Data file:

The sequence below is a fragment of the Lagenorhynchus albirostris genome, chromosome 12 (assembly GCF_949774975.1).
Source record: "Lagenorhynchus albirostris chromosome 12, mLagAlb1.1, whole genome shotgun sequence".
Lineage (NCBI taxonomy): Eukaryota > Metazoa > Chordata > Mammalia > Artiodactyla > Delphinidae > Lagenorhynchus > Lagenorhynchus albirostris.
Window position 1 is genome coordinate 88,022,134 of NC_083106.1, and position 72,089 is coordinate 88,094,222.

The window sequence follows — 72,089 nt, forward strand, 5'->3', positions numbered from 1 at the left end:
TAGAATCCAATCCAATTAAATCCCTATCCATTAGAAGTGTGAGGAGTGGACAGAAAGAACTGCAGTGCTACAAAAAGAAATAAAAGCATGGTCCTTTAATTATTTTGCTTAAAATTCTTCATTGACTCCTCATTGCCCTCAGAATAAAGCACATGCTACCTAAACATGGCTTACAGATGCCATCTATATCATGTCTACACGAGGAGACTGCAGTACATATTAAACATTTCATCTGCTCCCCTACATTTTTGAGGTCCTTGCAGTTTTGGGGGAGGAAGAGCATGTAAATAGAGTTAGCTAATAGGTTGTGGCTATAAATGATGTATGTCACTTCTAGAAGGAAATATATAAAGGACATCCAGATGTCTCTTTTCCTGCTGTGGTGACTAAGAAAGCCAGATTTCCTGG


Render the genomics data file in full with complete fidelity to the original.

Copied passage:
The sequence below is a fragment of the Lagenorhynchus albirostris genome, chromosome 12 (assembly GCF_949774975.1).
Source record: "Lagenorhynchus albirostris chromosome 12, mLagAlb1.1, whole genome shotgun sequence".
Lineage (NCBI taxonomy): Eukaryota > Metazoa > Chordata > Mammalia > Artiodactyla > Delphinidae > Lagenorhynchus > Lagenorhynchus albirostris.
Window position 1 is genome coordinate 88,022,134 of NC_083106.1, and position 72,089 is coordinate 88,094,222.

The window sequence follows — 72,089 nt, forward strand, 5'->3', positions numbered from 1 at the left end:
TAGAATCCAATCCAATTAAATCCCTATCCATTAGAAGTGTGAGGAGTGGACAGAAAGAACTGCAGTGCTACAAAAAGAAATAAAAGCATGGTCCTTTAATTATTTTGCTTAAAATTCTTCATTGACTCCTCATTGCCCTCAGAATAAAGCACATGCTACCTAAACATGGCTTACAGATGCCATCTATATCATGTCTACACGAGGAGACTGCAGTACATATTAAACATTTCATCTGCTCCCCTACATTTTTGAGGTCCTTGCAGTTTTGGGGGAGGAAGAGCATGTAAATAGAGTTAGCTAATAGGTTGTGGCTATAAATGATGTATGTCACTTCTAGAAGGAAATATATAAAGGACATCCAGATGTCTCTTTTCCTGCTGTGGTGACTAAGAAAGCCAGATTTCCTGG